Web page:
The Chicago Reference Style

Topics: Citation, Bibliography, Style guide Pages: 4 (1131 words) Published: August 1, 2011
Chicago Manual of Style Documentation Approaches
(Endnotes OR author-date)

The Chicago Manual of Style provides guidelines for two different citation systems.¹ Consult your lecturer to find out if a Chicago Manual style is used in your subject area, and if it is, check which system is preferred. The CMS 15th ed. has specific guidelines on citing Internet sources.² More information about electronic sources can be found on the Chicago Manual’s Q & A Web page.³ Examples are based on: 1. The Chicago Manual of Style, 15th ed. (Chicago: University of Chicago Press, 2003), chap. 16. (hereafter cited as CMS). Reference Z 253 Chi 2003 2. CMS, chap. 17. 3. University of Chicago, “The Chicago Manual of Style Q & A,” University of Chicago,

1. Humanities style – Notation system (using endnotes)
All sources (for example each quotation, paraphrase or summary) are consecutively numbered with a superscript numeral in the text. The bibliographic information for each source appears as numbered endnotes at the end of the text – or footnotes at the bottom of each page. There is usually no need for an additional bibliography, unless footnotes are used. (If a bibliography is required, see the humanities style recommended overleaf. For the way to use footnotes, refer to chap. 16 of CMS). Book Edited book Chapter in book Thesis Secondary source

Web pages (author, “doc title”,
title or owner of the site, URL, (accessed date – optional (see CMS 17.237))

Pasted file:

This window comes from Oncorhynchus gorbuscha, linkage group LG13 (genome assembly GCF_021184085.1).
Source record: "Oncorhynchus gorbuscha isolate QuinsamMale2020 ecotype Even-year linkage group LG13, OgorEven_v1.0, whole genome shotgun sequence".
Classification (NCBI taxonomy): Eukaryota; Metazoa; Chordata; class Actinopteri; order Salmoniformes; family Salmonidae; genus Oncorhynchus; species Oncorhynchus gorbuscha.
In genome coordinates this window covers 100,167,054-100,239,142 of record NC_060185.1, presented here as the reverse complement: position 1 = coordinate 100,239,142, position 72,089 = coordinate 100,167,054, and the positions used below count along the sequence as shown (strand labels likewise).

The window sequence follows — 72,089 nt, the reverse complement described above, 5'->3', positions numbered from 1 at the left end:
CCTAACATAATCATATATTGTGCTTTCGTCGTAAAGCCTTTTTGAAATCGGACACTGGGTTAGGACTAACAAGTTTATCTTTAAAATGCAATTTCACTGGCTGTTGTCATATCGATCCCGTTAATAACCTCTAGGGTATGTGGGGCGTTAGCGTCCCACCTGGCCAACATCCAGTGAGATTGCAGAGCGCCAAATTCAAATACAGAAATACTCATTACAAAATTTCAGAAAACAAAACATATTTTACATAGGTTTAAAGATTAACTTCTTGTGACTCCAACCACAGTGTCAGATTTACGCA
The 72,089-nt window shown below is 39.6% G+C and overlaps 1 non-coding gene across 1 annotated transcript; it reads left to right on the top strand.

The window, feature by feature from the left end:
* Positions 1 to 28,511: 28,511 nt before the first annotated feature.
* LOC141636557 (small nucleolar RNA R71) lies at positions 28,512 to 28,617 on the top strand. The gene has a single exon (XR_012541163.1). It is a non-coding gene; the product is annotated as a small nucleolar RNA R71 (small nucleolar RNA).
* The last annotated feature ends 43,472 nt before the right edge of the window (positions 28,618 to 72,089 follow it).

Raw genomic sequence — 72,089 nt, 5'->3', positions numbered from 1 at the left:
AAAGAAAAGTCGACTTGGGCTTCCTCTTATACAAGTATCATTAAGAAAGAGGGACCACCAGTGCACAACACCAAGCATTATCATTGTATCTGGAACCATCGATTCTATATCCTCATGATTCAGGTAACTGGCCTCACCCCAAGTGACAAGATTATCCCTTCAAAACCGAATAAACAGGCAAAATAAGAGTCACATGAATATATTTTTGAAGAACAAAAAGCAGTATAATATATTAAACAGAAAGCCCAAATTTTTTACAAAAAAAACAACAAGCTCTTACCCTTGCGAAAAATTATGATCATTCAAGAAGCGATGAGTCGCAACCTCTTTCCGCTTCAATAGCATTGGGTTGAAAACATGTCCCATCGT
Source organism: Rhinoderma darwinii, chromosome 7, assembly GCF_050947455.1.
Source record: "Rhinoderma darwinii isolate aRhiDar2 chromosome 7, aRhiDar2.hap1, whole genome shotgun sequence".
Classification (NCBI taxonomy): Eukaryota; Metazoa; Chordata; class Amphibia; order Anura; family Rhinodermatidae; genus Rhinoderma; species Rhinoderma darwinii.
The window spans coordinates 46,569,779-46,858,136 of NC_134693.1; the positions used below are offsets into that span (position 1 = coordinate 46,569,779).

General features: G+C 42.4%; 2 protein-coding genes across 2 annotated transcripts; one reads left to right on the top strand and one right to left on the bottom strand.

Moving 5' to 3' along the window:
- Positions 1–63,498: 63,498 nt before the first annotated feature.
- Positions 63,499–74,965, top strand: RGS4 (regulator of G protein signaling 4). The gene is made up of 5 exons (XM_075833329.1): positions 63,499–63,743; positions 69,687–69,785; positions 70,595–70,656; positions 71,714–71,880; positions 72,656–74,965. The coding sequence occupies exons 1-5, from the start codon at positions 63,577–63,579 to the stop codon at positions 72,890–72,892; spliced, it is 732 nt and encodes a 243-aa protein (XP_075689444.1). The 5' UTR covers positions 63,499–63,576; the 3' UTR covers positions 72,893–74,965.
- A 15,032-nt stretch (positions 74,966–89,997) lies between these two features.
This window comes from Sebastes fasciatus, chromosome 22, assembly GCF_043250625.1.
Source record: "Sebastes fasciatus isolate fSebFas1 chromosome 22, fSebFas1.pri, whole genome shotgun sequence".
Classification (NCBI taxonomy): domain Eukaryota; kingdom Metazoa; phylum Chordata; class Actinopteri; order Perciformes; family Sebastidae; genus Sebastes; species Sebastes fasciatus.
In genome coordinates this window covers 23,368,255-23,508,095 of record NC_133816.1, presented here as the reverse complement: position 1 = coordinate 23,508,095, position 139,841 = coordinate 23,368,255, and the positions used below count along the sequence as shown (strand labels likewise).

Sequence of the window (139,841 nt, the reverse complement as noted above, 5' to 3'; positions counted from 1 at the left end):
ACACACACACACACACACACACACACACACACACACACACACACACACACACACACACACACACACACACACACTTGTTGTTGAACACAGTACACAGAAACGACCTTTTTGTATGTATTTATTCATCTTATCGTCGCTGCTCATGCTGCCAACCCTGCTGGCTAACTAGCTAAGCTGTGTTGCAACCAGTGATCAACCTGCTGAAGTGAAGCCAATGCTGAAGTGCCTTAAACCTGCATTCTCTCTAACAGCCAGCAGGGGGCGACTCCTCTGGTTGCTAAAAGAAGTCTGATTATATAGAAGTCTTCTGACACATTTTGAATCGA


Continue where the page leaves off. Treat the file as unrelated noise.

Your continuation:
1. Carl Kaufman, Ronald Perlman, and Michael Speciner, Network Security: Private Communication in a Public World (Englewood Cliffs, NJ: Prentice Hall, 1995). 2. D. I. Jackson and N. E. Looney, eds., Temperate and Subtropical Fruit Production, 2nd ed. (New York: CABI Publishing, 1999). 3. R. L. Collette, “Harvesting Techniques,” in The Seafood Industry, ed. Roy E. Martin and George J. Flick (New York: Van Nostrand Reinhold, 1990), 471-526. 4. T. N. Brown,...

Bibliography: Brownsey, P. 2001. Ferns: The glory of the forest. New Zealand Geographic 49:64-82. Laird, M. 1999. The flowering of the landscape garden: English pleasure grounds, 1720-1800.
Philadelphia: University of Pennsylvania Press.
Note: 1. Abbreviate authors’ given names as initials. Invert the author’s name, putting the family name first. If there is more than one author, only invert the name of the first author. 2. Put the date of publication after the author’s name. 3. Capitalize the first letter of the main title and subtitle; other words have small letters (though proper names are capitalized). 4. Inclusion of subtitles is recommended, but subtitles can be omitted if space is limited. 5. Journal titles may be abbreviated.
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